Mann cleared, again

RC has said this already, but perhaps you want to talk about it here. Not great surprise I think; see the press release or the final report.

The Investigatory Committee, after careful review of all available evidence, determined
that there is no substance to the allegation against Dr. Michael E. Mann, Professor, Department of Meteorology, The Pennsylvania State University. More specifically, the Investigatory Committee determined that Dr. Michael E. Mann did not engage in, nor did he participate in, directly or indirectly, any actions that seriously deviated from accepted practices within the academic community for proposing, conducting, or reporting research, or other scholarly activities. The decision of the Investigatory Committee was unanimous.

Just to prove I’ve read, or at least skimmed, it: Lindzen’s bit is jolly.

[Update: that was a bit of a boring post (JA doesn’t manage any better) so how about some more Tiljander? I only mention it because someone manages to say William Connolley’s position is too subtle, nuanced, and complex for me to summarize – isn’t that just what you’d like *your* position to be? Anyway, I don’t think anyone has managed better than me, in this post. AGW Observer has a go, and while I’m happy to quote his “Looking at McIntyre’s claims on this and the real situation descibed above shows that McIntyre’s claims are false” I didn’t read carefully enough to work out what McI’s claims might be. Unfortunately Ari seems to have missed a very fundamental point – the sign-invariance one even though I hammered that several times. Oh well. APS also has a post with loadsa comments (I’m sure I left him one too but I see it not, never mind, it was only to point to my post and explain, yet again, why the Tiljander series don’t matter much in the reconstruction). Apart from that it looks like cue the go-round-in-circles-again kind of stuff we’ve come to know and move on these kinds of issues]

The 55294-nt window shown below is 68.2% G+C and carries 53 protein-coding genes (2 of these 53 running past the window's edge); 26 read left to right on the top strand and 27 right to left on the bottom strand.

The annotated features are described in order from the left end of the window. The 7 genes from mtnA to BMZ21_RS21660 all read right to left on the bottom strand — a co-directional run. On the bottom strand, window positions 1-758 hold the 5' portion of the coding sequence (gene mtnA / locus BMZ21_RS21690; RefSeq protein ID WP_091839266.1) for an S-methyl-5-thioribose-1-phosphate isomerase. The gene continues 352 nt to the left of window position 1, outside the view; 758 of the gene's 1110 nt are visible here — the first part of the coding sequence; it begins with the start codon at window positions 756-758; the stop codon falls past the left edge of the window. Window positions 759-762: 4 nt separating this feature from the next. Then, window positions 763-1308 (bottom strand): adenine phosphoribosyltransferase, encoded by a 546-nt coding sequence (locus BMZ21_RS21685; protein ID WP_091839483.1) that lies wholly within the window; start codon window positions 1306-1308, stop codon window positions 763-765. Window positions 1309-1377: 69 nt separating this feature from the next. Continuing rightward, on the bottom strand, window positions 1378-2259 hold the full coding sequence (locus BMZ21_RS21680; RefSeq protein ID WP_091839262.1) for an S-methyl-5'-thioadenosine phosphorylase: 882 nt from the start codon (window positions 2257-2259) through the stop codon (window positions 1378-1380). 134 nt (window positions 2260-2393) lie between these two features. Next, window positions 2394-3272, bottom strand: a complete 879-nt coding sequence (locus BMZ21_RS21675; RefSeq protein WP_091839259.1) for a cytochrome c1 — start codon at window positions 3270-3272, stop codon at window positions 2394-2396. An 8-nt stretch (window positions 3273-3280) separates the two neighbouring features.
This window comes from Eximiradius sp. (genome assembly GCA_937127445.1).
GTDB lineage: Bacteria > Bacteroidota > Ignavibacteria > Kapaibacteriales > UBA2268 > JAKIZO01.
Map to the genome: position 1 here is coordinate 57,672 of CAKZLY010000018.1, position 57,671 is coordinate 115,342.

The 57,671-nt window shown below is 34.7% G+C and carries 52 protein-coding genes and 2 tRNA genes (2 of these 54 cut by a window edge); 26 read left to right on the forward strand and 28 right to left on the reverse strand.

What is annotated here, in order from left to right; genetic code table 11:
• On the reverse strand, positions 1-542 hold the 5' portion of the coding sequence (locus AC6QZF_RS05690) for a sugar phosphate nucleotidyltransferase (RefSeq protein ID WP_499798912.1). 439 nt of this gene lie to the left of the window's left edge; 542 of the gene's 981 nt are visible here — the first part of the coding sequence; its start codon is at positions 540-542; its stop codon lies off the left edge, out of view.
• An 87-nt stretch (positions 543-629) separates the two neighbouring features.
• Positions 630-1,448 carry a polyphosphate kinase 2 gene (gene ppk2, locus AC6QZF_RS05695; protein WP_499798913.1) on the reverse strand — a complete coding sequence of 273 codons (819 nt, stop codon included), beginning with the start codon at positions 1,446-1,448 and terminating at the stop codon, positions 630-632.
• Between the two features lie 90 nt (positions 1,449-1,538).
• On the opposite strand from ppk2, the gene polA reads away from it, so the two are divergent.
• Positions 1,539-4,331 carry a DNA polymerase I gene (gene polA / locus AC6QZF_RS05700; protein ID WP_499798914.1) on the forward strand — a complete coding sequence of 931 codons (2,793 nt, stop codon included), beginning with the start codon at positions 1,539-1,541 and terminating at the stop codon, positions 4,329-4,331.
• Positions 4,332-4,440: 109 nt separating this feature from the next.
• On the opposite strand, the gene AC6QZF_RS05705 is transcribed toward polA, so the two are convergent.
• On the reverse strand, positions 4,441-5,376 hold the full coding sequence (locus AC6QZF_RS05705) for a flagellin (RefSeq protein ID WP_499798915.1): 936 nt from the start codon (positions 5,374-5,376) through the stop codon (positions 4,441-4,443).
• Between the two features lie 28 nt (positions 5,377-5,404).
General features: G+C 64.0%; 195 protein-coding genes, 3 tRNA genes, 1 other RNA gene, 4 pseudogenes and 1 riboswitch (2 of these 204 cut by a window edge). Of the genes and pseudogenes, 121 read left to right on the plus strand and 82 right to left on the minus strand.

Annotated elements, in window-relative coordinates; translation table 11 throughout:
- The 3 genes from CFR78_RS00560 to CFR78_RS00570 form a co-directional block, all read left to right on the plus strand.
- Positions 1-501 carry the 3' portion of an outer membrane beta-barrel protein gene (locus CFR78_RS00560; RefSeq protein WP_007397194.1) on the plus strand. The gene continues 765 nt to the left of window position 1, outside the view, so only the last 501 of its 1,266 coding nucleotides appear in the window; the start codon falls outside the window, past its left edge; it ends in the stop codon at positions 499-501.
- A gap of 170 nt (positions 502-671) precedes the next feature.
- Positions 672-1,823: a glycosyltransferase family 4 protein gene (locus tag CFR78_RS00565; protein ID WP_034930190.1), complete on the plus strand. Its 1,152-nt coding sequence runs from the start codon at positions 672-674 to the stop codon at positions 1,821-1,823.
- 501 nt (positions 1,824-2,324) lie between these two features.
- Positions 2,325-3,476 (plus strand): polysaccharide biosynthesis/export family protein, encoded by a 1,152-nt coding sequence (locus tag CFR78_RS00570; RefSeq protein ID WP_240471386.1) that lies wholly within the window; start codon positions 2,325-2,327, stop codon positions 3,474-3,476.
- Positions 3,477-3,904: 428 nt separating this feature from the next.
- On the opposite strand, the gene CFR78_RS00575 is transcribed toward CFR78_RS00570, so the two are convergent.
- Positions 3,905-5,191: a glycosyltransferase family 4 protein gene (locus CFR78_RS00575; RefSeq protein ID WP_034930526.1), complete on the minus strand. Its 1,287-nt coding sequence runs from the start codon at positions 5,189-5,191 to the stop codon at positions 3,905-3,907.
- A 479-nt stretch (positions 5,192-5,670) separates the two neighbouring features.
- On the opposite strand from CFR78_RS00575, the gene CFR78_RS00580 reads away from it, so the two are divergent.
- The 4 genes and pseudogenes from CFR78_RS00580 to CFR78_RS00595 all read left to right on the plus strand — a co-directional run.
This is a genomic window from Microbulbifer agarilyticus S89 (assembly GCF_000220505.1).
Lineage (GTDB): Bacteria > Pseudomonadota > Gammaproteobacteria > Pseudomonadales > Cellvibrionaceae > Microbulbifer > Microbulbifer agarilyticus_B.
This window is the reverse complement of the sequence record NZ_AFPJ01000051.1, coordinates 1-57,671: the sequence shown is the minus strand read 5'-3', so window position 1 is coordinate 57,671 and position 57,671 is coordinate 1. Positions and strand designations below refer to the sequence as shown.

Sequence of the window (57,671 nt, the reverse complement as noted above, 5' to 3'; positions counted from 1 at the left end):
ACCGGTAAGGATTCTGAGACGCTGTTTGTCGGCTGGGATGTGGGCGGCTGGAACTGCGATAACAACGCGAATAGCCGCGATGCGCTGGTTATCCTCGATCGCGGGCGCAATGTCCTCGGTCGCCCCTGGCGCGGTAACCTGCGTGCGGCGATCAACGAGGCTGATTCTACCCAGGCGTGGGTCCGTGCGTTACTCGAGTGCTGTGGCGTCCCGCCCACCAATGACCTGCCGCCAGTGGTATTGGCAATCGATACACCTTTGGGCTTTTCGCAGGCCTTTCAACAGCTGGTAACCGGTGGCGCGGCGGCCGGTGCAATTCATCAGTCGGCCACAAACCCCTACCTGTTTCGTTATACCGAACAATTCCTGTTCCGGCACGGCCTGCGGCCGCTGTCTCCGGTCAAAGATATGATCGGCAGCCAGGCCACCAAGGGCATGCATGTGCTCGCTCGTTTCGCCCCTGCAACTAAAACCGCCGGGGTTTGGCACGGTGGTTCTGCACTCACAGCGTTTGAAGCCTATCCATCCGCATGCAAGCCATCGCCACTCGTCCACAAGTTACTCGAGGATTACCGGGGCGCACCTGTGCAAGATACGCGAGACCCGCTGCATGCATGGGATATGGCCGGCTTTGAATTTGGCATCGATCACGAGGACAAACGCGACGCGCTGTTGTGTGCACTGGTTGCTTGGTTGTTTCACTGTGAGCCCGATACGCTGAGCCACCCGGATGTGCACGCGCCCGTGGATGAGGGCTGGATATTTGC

1. #1 carrot eater

    JA’s version was funnier than yours.

    Mann did get rapped for forwarding unpublished manuscripts without getting explicit permission from the authors. Which is about right, I think. You ought not do that, but it isn’t worth any gnashing of teeth.

    Anyway, the septics won’t care, or rather, they’ll have some fun with a couple Lindzen quotes.

  2. #2 Nick Barnes

    Wasn’t Lindzen paying attention?

    [Remember, to keep L’s self-image intact he has to be “above the fray” and indeed *not even interested*. L,I think, knows the real score – he isn’t a McI – so he knew this was going to die into nothing, so in order to keep his dignity his reaction has to be something like “hmpf! what these whippersnappers get up to these days! still, who cares” -W]